The other day my kids came up to me because they took issue with the neighbor girl’s claim she was more religious than they were. If you have kids, no doubt you know that if they can find something to compete about, they will. As I pointed out to them, what defines religion or spirituality isn’t–at least for me–how many hours you put in at church and how often you go (we’d undoubtedly lose on that score!), but rather how you treat others. Are they being kind, forgiving, generous? (I wish I could say they’d score yes to all the above, but it is a process, LOL!)
I don’t know what it’s like for kids in neighborhoods living in other parts of the country, but in Utah, you just can’t escape discussions about religion on a weekly basis. I grew up in Utah and even though we attended Catholic schools, we were always cognizant that we weren’t part of the predominant religion. We were treated differently. Even if we went to public schools, the experience would likely have been similar since in Utah public schools there is such a thing as seminary–where Mormon kids attend a religious class during a break in their school day. They were separate buildings–but they usually just sat outside in the parking lot of the school.
The point of this blog post isn’t to cry woe is me or bash any particular faith. I imagine in Boston or other cities where there’s a large Catholic population, those who aren’t Catholic have the same experiences. What I want to bring to my kids is that the focus should not be on what religion you belong to and let that control your friendships and opinion. After all, that can change as they grow up and make decisions for themselves. What’s more important is the type of person you are, how you apply what you bring to those you interact with.
Unlike my neighborhood growing up where I never fit in, my new neighborhood in Sandy is full of people who are more liberal and open to other faiths. Interestingly, my kids’ favorite neighborhood play-friends are actually Mormons. And I’m experiencing something I haven’t experienced in my whole life growing up in Utah–a close friendship with a devout Mormon mom. A certifiable primary-teaching, stay-at-home mom. And I truly call her my friend. Our daughters have sleep-overs together and our sons (mostly) play well together. My daughter has gone to ward events with them and we even recently attended the girl’s baptism. I hope it shows my kids that we can belong to different churches but still understand and respect other peoples’ points of view. I even have brought elements of this relationship in my upcoming debut book (*insert shameless plug*).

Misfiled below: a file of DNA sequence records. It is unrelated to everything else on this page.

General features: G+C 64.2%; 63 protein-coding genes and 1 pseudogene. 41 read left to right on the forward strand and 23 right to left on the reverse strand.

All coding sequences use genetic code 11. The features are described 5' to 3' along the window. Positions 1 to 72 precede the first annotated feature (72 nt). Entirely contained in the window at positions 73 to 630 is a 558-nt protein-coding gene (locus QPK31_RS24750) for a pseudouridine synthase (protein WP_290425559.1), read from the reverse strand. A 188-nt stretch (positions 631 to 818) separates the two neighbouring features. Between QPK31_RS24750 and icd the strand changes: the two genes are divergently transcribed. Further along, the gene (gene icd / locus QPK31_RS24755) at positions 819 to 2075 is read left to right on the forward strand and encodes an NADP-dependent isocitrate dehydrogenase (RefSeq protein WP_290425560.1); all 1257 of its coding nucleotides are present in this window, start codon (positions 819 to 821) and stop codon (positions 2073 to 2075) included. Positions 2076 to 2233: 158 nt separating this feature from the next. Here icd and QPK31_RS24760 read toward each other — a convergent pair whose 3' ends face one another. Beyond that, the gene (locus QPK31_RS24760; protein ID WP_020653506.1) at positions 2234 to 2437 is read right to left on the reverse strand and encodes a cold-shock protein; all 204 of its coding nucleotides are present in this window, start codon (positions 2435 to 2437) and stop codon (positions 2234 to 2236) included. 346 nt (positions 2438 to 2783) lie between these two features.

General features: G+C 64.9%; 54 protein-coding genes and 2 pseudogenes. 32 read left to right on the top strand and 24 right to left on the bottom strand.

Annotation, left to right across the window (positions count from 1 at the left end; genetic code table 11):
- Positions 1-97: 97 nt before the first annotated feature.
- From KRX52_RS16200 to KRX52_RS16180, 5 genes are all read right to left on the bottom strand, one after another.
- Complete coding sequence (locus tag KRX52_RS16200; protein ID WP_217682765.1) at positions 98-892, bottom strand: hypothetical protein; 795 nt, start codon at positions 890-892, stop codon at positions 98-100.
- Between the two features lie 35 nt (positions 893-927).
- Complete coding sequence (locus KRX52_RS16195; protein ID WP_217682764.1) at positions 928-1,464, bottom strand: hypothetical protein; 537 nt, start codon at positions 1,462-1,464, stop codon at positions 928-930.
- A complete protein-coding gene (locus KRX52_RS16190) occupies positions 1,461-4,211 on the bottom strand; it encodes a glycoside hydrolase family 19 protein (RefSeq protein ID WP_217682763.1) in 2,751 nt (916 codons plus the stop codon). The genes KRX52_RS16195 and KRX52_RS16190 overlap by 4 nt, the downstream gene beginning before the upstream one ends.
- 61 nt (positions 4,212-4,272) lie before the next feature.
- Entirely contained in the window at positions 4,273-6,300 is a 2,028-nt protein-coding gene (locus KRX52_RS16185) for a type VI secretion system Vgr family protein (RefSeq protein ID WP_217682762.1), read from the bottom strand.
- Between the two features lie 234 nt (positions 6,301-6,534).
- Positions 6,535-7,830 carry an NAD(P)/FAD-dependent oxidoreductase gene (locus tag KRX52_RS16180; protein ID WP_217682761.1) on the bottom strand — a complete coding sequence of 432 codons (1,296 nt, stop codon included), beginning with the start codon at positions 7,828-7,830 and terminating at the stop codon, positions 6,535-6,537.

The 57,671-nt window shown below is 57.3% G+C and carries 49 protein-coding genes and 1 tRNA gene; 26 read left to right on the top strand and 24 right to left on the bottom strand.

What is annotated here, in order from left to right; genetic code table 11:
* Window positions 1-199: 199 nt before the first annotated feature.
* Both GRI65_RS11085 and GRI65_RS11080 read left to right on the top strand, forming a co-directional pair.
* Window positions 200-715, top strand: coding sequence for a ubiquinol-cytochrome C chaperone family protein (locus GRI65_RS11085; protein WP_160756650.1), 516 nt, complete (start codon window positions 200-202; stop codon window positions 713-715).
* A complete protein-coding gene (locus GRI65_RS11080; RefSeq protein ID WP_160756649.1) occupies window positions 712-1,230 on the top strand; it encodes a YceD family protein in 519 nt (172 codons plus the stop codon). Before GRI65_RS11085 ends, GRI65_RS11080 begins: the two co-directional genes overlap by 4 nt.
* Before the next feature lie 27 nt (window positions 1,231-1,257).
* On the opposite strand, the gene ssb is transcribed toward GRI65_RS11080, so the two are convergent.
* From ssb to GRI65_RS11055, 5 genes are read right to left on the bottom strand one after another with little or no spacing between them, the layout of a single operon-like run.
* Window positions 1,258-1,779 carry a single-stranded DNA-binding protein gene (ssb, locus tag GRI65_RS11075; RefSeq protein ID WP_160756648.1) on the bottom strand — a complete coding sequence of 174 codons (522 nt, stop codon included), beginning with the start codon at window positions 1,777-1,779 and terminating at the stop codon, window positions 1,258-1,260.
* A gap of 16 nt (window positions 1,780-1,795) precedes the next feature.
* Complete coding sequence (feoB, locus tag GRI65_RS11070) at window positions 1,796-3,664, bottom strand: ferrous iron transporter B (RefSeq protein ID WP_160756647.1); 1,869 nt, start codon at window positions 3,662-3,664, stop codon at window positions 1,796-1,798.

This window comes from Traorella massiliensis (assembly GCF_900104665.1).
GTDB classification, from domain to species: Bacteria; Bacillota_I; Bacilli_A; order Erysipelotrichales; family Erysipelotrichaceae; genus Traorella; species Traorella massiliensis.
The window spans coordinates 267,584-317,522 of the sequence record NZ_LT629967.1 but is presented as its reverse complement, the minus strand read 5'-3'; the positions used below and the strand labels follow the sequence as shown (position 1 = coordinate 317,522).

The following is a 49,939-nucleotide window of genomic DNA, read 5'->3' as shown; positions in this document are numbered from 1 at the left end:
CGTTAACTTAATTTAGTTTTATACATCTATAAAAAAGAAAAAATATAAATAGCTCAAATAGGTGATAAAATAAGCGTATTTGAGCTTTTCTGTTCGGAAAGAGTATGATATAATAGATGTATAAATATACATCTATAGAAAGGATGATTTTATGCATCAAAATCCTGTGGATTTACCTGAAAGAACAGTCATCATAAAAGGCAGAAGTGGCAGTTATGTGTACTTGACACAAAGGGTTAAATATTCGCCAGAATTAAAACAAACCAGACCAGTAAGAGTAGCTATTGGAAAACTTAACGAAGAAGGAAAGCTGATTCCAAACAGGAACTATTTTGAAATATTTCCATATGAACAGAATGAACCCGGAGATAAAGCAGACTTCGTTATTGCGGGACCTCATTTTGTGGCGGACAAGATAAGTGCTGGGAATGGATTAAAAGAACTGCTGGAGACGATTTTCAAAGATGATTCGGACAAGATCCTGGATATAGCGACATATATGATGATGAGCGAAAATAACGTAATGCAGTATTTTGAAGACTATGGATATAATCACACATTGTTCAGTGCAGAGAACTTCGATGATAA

But I will admit it’s a learning experience for all of us. Like when I mentioned “Go Obama” on my friend’s Facebook page–not appreciating the level of loyalty she and most Mormons had to Mitt Romney. I’m afraid we didn’t speak for two months! Where ten years ago I probably wouldn’t have dreamed these relationships would be possible, today I accept it as the best thing for me and the the kids. The fact that I send my kids to Catholic school where they also gain a strong feeling of community probably helps in having a more open attitude about this.
I hope that our relationship with this family continues and that our kids learn that it doesn’t matter if you’re Mormon, or Catholic, or Methodist, or Jewish or whatever faith you may be. What matters is how we treat each other. Respect each other’s differences. In the meantime, I’ll try not to incite any more Facebook riots and my kids will try not to compare who has the “best” religion. We’re learning!